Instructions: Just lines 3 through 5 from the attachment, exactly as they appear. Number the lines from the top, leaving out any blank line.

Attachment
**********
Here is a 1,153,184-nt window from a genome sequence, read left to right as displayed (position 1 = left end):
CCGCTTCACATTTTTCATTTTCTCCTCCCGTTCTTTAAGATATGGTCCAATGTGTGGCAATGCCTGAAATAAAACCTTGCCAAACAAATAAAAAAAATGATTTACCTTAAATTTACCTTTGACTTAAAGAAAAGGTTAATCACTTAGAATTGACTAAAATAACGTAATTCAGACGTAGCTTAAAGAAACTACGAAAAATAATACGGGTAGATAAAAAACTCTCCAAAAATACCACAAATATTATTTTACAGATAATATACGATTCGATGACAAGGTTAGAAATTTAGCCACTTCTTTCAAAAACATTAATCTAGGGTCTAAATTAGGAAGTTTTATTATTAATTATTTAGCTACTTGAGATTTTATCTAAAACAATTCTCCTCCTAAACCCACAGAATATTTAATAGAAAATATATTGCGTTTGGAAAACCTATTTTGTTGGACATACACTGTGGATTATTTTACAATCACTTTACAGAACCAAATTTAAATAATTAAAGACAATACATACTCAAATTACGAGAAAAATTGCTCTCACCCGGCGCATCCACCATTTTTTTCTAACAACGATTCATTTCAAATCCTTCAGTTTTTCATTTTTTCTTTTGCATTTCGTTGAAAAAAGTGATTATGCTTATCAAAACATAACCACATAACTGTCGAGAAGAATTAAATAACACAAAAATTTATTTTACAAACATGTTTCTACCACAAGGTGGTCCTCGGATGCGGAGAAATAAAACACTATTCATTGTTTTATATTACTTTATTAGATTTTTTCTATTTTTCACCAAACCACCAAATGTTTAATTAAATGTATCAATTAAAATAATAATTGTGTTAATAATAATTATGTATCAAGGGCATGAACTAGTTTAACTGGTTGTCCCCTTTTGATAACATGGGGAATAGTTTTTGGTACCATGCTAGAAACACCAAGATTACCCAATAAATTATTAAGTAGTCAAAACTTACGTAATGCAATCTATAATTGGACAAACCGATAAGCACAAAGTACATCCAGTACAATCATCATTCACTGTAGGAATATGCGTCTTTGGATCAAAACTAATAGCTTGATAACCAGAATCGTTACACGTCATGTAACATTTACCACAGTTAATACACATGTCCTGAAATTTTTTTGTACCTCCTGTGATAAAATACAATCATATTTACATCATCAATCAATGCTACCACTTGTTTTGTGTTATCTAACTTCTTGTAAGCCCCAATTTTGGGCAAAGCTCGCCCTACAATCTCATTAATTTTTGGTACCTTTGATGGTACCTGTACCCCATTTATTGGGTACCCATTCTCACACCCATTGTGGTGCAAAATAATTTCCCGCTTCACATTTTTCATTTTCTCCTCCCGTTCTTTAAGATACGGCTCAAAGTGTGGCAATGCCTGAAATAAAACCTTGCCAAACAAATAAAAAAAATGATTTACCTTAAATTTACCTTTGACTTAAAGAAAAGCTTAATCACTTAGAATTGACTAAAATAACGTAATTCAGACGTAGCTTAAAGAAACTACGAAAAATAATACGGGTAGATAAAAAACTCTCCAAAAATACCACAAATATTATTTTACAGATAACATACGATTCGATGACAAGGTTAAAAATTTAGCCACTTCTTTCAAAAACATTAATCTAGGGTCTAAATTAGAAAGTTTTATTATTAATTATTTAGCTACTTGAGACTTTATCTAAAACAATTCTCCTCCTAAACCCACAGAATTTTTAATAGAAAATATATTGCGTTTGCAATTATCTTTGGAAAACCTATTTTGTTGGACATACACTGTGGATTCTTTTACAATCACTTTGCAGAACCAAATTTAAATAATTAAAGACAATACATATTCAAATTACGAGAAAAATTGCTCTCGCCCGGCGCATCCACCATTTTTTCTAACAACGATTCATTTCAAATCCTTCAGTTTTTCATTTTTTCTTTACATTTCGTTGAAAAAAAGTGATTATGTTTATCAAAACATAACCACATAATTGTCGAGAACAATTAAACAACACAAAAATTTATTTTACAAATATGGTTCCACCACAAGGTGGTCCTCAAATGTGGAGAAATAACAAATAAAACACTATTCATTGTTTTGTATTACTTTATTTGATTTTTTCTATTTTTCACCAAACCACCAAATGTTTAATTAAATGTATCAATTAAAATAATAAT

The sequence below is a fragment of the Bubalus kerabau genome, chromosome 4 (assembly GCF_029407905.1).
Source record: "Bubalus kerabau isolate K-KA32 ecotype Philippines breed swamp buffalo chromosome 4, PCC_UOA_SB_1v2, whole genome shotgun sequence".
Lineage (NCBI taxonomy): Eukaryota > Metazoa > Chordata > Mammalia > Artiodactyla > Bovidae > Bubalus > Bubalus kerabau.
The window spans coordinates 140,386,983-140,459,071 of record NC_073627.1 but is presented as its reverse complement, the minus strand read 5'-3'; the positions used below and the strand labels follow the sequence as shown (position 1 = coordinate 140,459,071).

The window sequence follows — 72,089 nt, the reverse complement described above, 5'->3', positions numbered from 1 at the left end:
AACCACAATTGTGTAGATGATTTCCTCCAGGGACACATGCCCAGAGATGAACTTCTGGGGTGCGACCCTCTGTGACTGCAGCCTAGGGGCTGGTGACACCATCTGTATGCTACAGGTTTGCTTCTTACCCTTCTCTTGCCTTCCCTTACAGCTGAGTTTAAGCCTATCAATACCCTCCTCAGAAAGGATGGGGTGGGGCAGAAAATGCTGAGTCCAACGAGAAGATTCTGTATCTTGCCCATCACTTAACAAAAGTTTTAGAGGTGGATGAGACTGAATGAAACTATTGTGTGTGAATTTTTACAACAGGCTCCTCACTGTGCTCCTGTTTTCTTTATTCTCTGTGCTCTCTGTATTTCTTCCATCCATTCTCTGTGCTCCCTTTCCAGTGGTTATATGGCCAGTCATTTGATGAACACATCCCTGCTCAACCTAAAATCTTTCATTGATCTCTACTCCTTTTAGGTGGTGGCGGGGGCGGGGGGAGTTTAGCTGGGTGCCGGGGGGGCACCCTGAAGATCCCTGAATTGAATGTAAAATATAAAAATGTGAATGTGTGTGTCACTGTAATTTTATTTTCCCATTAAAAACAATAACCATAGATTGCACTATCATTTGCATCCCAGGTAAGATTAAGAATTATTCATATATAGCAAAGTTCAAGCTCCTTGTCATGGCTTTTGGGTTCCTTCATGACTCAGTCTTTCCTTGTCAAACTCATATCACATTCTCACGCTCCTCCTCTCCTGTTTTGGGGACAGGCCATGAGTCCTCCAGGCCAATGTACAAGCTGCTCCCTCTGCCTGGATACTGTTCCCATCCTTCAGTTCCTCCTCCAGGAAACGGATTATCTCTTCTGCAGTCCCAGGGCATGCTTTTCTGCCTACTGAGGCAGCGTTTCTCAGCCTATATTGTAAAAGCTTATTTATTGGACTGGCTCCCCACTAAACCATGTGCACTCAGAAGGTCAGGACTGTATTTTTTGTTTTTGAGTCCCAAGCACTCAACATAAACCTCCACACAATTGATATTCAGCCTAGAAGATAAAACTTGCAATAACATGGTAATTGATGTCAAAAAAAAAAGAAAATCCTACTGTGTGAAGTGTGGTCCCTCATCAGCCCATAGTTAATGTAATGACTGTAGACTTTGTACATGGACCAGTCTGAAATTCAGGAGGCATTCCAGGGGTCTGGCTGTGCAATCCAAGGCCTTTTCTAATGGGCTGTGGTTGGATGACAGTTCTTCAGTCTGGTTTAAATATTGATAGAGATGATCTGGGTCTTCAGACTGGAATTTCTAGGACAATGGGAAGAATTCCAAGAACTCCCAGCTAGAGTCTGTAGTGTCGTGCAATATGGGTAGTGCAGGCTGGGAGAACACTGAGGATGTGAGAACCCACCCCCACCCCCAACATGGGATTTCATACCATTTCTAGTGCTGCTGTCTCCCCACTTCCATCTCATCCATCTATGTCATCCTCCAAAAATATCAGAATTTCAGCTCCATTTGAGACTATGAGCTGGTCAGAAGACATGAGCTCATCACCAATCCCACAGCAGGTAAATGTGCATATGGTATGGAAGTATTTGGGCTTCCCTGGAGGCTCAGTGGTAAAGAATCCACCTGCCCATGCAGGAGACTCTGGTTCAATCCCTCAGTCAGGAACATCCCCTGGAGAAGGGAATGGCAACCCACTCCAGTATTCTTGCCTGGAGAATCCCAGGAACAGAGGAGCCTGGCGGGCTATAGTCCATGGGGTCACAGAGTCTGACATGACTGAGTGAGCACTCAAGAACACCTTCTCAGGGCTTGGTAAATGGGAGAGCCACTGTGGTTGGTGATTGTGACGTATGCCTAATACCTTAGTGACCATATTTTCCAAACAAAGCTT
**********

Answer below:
The sequence below is a fragment of the Bubalus kerabau genome, chromosome 4 (assembly GCF_029407905.1).
Source record: "Bubalus kerabau isolate K-KA32 ecotype Philippines breed swamp buffalo chromosome 4, PCC_UOA_SB_1v2, whole genome shotgun sequence".
Lineage (NCBI taxonomy): Eukaryota > Metazoa > Chordata > Mammalia > Artiodactyla > Bovidae > Bubalus > Bubalus kerabau.